|(click on picture|
|Introduced||August 12, 1981|
|Discontinued||April 2, 1987|
| The IBM PC ( Personal
Computer ) model #5150, was conceived by a team of IBM
engineers sent to Boca Raton, Florida in early 1980. IBM had watched the
microcomputer market grow from its infancy as a kit
building hobby market to a potential billion-dollar industry.
They decided that it was time for the world's largest
computer company to enter the market. The IBM PC debuted
on August 12, 1981 and took the microcomputer market by
storm. It wasn't because the PC was a truly cutting edge
product, because it wasn't. What really created all the
hoopla was that it was built by Big Blue and that set the
standard that every other computer manufacturer was
measured by. The original PC set many standards that can
still be found in today's computers, such as the ISA bus.
You can take a standard 8 bit ISA card from a 19 year old
IBM PC and put it into a modern 400 MHz Pentium II
computer and it will work.
This exhibit is of the early PC made between 1981 and 1983. You can tell this by looking at the edge of the motherboard (see above picture). The early machines came with only 16k or 64k RAM on the motherboard and were so marked. In April 1983 the motherboard was changed to allow the use of larger 64k RAM chips allowing up to 256k RAM to be installed. Both machines were capable of being expanded to 640k through the use of expansion cards.
The original PC did not have a hard drive option available through IBM, the power supply was too small, (only 63 watts), to support a hard drive option. Third party manufacturers filled this void with a kit that replaced the power supply and installed an IDE controller card. The original power supplies can be identified by the all black paint and the red warning sticker on top. (see above picture) Replacement power supplies will be an unpainted silver or gold color.
The PC was sold in a number of configurations beginning with the basic model which had no floppy drives and only 16k of RAM, mass storage of programs was supposedly to be done with a cassette tape drive connected to a port on the rear of the computer. The PC came with Microsoft Cassette BASIC built in and will default to it if during boot up it does not detect an operating system on floppy. The exhibit also has an IBM CGA (color graphics adapter) and is connected to an IBM #5153 color monitor.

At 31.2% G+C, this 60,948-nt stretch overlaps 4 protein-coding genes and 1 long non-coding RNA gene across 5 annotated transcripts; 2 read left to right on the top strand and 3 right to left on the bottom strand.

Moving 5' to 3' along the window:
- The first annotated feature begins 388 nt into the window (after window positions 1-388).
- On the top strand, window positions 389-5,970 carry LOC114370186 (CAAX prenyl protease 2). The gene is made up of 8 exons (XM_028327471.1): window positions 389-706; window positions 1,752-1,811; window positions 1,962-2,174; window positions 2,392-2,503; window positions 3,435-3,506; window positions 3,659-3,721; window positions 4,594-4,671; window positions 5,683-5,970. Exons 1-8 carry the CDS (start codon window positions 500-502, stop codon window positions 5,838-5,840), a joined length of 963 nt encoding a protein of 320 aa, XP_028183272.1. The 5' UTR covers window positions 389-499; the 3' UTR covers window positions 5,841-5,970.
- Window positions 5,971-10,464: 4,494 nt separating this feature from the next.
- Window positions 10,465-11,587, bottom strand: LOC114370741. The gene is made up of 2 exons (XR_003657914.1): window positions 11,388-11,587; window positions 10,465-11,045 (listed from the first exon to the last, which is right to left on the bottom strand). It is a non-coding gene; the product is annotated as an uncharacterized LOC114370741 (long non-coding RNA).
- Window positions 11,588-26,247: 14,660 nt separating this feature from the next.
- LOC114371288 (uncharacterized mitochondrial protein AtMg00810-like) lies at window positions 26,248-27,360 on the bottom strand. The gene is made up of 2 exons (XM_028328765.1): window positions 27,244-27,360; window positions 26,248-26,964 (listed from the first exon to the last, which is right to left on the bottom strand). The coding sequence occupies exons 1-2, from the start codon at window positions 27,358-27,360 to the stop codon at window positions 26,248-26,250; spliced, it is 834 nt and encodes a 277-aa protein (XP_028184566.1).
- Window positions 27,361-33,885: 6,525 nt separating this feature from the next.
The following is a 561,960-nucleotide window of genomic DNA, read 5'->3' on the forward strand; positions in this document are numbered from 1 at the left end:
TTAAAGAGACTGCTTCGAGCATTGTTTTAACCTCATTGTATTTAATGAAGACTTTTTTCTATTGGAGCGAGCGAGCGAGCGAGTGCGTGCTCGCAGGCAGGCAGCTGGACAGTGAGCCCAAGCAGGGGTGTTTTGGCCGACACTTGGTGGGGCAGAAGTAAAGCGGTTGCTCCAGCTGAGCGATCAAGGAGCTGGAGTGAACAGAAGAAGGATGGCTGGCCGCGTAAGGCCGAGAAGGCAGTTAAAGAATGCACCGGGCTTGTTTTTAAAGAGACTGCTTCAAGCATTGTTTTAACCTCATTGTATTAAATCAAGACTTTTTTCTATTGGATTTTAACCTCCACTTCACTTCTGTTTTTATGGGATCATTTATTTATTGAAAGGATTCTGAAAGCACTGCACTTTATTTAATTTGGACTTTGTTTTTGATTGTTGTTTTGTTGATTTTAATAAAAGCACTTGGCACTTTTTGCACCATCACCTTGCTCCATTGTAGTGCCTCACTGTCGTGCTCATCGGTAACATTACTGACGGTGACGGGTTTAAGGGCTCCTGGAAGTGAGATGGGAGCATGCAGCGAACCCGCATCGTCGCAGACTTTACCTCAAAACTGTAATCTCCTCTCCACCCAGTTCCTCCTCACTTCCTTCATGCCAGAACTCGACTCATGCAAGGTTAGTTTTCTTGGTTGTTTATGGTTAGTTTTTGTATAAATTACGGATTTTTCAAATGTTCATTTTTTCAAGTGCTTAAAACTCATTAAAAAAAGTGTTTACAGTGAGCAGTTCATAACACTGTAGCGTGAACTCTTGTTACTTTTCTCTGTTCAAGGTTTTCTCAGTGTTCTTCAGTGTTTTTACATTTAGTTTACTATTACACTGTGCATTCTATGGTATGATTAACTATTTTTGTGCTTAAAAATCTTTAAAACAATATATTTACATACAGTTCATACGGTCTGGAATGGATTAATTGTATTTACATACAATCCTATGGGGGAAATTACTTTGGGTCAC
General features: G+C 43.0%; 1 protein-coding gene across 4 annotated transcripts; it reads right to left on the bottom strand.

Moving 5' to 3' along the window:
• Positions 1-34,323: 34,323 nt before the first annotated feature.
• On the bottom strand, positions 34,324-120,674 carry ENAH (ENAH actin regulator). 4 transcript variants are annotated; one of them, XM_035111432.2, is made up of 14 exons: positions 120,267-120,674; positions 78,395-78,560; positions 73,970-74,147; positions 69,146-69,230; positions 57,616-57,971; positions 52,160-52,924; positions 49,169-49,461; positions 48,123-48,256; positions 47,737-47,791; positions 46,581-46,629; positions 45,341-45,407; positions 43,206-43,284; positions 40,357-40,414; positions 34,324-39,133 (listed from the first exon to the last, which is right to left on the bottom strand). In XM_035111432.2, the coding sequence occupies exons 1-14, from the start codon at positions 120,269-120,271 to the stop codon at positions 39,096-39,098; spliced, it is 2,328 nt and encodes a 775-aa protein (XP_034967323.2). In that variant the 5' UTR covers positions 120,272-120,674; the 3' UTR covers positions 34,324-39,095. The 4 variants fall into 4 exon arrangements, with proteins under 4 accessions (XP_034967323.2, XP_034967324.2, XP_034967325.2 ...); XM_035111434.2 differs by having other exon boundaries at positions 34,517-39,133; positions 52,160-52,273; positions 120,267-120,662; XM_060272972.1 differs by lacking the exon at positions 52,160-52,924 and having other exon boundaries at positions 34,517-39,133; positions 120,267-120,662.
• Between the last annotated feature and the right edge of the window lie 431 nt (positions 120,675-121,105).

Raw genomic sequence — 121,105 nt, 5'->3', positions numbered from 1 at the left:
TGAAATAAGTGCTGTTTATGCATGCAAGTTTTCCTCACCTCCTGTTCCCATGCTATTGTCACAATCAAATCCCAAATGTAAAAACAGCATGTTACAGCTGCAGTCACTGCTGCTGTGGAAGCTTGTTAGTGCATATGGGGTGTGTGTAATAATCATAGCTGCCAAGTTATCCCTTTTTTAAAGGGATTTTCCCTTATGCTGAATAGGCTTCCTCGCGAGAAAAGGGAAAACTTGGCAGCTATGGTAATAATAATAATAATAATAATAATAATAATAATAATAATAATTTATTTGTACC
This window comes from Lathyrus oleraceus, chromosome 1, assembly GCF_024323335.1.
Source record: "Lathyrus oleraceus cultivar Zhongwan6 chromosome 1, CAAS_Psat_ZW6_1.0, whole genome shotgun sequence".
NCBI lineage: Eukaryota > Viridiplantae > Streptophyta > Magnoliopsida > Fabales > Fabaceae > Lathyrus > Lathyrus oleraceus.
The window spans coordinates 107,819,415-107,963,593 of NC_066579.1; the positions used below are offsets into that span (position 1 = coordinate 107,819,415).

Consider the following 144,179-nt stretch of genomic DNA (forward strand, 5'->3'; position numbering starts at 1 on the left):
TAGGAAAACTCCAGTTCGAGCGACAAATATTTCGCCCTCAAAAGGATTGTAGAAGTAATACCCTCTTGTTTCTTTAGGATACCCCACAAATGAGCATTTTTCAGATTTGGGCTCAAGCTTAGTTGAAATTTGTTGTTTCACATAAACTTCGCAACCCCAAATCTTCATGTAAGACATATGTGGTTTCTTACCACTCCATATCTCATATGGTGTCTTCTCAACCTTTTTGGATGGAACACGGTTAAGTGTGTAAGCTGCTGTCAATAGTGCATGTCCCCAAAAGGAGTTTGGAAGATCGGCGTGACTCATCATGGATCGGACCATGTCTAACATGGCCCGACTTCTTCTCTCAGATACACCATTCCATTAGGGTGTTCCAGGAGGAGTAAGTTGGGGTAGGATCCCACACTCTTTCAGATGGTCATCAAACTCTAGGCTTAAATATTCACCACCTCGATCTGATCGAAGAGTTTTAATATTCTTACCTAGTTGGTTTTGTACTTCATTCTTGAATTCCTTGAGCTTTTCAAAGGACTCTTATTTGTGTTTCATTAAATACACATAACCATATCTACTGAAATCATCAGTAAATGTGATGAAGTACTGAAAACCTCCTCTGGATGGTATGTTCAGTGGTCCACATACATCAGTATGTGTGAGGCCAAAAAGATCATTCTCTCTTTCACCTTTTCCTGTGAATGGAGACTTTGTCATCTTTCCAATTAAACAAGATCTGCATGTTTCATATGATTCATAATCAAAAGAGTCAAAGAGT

|Microprocessor||Intel 8088 used in early models (AMD was used in later models)|
|Bus type||ISA (Industry Standard Architecture)|
|Interrupt levels||8 (6 usable)|
|DMA channels||4 (3 usable)|
|Standard on system board||16k, 64k, or 256k(only after 1983)|
|Maximum on system board||64k or 256k|
|Maximum total memory||640k|
|Memory speed and type||200ns dynamic ram chips|
|System board memory socket type||16 pin DIP|
|Number of memory module sockets||27 (3 banks of 9 chips)|
|Memory used on system board||1 soldered bank of 9-16k X
1(early) or 64k X 1(later) bit chips.
27-16k X 1 for early PC's (Pre 1983) or
27-64k X 1 for PC's after 1983
|ROM size||40k||*****||Internal disk and tape drive bays||2 full height|
|Optional math coprocessor||8087||*****||Standard floppy drives||1 X 360k|
|Standard graphics||none||Optional floppy drives:|
|Parallel printer ports||none||* 5 1/4 inch 360k||Optional|
|RS232C serial ports||none||* 5 1/4 inch 1.2MB||No|
|Mouse ports||none||* 3 1/2 inch 720k||Optional|
|UART chip used||NS8250B||* 3 1/2 inch 1.44MB||No|
|Maximum speed||9600bps||* 3 1/2 inch 2.88MB||No|
|CMOS real time clock||no||Hard disk controller included||No|
|Total adapter slots||5-8 bit||Number of keys||83|
|Number of 8/16/32 bit slots||5/0/0||Keyboard cable length||6 feet|
|Dimensions:||Power supply output||63.5 watts|
|* Height||5.5 inches||Operating voltage @ 60 Hz||104-127VAC|
|* Width||19.5 inches||Maximum current||2.5 amps|
|* Depth||16.0 inches|
|* Weight||25 pounds|